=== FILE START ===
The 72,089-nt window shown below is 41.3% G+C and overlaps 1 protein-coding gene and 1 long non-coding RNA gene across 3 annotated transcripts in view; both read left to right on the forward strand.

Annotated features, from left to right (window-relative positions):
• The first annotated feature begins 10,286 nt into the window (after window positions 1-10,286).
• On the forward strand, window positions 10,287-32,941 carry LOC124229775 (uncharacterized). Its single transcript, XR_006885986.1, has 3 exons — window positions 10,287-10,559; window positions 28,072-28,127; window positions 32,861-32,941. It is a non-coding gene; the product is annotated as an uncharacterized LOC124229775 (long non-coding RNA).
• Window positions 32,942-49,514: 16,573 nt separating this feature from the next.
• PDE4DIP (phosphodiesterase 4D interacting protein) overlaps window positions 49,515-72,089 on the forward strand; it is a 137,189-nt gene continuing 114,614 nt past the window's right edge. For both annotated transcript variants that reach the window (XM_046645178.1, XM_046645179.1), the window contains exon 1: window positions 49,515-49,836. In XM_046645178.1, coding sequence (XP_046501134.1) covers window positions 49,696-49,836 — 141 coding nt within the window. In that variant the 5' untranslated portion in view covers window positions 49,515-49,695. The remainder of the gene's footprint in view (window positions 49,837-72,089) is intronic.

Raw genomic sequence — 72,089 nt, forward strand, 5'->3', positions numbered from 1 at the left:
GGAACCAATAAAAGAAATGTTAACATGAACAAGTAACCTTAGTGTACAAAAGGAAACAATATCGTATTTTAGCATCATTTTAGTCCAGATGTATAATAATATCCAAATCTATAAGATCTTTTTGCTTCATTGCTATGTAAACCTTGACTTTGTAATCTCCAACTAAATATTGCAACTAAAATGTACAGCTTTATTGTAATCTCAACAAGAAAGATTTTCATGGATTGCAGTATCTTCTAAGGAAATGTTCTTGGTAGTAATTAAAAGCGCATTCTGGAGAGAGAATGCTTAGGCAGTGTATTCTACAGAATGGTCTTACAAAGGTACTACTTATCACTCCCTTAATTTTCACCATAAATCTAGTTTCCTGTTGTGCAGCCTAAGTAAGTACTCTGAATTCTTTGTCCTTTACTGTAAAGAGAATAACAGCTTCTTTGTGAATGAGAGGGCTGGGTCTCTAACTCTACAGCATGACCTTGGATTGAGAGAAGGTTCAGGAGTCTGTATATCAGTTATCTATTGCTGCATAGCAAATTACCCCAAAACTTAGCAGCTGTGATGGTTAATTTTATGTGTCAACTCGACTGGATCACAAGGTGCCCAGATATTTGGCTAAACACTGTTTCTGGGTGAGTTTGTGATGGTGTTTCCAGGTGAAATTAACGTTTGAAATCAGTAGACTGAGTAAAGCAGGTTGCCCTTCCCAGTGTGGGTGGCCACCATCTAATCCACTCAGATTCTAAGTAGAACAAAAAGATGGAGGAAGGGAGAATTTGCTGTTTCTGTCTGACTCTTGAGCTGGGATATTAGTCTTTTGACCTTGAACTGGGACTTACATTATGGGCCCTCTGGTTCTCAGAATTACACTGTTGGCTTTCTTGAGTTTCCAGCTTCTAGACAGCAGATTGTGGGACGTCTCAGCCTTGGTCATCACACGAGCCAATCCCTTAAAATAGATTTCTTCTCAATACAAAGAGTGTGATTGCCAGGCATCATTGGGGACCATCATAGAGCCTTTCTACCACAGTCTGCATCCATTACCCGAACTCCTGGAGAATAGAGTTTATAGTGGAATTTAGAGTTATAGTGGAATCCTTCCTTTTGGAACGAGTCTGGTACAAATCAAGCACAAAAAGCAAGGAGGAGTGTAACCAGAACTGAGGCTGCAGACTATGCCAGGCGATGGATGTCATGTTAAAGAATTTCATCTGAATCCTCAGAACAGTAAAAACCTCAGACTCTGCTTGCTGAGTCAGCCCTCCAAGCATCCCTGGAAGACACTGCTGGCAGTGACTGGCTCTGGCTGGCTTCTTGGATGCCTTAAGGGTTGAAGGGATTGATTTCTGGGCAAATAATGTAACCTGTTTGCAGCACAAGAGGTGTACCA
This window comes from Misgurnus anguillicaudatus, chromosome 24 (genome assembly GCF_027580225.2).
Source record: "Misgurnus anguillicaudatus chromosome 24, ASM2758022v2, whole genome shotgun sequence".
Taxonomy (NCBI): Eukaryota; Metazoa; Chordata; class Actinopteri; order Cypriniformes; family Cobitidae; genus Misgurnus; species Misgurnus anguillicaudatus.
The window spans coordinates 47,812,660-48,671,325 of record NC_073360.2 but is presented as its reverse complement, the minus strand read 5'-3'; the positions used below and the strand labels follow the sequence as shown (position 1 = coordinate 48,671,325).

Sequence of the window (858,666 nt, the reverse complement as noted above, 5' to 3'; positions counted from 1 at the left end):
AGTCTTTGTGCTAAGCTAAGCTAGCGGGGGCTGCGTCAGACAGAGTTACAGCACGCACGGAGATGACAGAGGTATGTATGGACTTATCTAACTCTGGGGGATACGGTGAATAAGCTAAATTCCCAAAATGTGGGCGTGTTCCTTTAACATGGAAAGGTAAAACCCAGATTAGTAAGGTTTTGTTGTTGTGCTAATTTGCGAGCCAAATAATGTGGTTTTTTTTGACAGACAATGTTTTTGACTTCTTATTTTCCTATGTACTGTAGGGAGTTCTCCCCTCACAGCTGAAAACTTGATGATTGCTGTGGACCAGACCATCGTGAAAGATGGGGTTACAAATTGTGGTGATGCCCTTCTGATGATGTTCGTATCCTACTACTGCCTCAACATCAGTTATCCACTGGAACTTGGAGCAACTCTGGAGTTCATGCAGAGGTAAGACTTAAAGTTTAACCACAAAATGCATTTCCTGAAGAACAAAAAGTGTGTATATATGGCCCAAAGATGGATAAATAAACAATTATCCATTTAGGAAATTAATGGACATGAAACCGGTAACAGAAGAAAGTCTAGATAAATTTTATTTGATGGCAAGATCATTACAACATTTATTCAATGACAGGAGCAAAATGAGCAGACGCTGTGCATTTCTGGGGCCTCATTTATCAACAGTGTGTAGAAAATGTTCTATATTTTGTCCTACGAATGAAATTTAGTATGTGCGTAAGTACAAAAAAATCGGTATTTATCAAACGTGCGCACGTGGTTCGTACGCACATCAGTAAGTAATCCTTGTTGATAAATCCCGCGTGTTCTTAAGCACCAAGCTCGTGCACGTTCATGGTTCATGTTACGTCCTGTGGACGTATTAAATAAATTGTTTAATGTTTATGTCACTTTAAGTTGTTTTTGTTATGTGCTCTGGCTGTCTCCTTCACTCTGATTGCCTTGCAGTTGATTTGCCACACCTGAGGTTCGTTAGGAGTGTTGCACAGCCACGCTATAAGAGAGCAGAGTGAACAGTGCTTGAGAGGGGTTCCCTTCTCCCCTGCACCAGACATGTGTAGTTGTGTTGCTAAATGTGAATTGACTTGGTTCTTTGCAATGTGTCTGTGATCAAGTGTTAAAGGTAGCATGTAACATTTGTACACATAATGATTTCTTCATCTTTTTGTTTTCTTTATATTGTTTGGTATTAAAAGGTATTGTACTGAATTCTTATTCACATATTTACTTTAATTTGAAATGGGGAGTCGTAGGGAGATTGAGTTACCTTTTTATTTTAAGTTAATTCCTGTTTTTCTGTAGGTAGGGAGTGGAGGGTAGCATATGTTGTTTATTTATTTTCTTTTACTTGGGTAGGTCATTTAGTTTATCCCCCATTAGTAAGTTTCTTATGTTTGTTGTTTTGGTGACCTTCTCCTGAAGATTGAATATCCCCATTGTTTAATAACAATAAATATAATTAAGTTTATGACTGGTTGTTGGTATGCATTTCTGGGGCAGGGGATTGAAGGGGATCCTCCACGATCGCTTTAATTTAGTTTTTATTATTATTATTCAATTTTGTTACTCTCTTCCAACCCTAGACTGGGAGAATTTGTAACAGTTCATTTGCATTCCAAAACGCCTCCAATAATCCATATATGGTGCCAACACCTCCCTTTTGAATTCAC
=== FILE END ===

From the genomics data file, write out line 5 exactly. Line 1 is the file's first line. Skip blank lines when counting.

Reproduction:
• Window positions 32,942-49,514: 16,573 nt separating this feature from the next.